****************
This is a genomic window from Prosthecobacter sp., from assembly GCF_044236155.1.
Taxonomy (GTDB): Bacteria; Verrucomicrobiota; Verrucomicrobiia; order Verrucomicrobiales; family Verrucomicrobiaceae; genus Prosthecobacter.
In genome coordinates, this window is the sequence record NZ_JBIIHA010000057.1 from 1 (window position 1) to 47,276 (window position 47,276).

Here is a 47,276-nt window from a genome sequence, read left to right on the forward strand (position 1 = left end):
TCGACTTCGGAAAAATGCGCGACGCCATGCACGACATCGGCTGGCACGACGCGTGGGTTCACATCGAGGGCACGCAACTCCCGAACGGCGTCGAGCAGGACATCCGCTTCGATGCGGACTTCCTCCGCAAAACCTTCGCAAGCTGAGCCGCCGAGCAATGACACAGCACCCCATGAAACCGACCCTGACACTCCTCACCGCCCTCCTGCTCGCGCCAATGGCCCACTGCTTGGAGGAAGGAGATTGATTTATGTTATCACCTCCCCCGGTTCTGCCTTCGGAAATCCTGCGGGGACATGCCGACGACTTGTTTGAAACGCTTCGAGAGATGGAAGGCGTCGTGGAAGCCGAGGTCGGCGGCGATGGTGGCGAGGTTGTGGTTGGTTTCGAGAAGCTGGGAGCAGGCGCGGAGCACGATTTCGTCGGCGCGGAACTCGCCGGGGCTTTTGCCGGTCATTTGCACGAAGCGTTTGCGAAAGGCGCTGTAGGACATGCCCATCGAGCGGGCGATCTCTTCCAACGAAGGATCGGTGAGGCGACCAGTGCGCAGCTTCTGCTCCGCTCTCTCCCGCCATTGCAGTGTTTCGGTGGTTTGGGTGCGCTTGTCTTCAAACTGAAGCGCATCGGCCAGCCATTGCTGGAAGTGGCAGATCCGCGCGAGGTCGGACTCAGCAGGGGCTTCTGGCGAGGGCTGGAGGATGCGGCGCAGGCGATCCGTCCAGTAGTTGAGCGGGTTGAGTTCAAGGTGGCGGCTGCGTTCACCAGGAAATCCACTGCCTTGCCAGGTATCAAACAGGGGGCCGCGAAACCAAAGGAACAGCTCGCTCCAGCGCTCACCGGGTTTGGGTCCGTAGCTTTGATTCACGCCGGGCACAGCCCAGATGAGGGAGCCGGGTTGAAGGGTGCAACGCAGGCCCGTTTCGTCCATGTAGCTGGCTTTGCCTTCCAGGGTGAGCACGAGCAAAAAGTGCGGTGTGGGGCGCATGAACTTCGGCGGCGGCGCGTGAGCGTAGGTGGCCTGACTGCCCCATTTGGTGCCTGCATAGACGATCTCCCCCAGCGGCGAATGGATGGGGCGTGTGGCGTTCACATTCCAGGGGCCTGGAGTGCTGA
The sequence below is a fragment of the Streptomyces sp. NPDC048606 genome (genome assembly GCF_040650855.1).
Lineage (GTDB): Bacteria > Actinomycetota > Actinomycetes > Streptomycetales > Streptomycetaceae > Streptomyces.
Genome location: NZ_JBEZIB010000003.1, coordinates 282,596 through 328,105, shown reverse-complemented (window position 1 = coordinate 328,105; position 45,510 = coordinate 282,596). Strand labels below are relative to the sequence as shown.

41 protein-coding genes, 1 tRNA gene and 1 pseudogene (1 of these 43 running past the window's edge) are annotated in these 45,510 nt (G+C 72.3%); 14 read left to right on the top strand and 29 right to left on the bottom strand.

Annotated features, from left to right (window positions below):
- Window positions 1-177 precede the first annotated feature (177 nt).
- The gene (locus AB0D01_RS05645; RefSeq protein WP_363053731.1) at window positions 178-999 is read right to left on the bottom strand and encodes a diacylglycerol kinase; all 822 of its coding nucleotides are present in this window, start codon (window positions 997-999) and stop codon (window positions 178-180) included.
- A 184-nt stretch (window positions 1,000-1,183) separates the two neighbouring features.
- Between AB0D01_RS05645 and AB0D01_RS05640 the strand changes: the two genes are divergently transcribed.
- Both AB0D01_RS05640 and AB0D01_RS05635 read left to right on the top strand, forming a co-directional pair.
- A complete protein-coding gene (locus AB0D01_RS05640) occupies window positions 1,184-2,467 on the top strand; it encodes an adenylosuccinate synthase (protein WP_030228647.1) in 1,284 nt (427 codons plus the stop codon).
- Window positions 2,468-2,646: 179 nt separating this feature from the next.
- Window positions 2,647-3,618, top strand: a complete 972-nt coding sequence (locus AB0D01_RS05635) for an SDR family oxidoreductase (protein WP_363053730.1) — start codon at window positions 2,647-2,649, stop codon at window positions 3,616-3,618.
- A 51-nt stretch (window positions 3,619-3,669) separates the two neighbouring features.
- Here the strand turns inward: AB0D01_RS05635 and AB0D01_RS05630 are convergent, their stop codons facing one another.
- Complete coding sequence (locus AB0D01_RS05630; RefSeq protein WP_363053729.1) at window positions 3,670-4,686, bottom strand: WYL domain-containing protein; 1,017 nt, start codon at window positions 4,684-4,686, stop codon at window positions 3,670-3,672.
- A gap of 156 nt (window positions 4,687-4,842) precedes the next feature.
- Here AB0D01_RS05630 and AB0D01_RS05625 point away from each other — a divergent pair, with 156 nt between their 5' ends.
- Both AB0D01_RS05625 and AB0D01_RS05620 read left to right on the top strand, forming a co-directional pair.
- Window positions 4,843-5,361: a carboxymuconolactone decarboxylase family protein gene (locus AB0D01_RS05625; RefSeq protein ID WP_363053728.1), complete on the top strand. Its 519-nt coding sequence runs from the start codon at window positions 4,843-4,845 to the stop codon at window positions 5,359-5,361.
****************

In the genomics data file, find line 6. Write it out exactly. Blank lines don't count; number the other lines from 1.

The sequence below is a fragment of the Streptomyces sp. NPDC048606 genome (genome assembly GCF_040650855.1).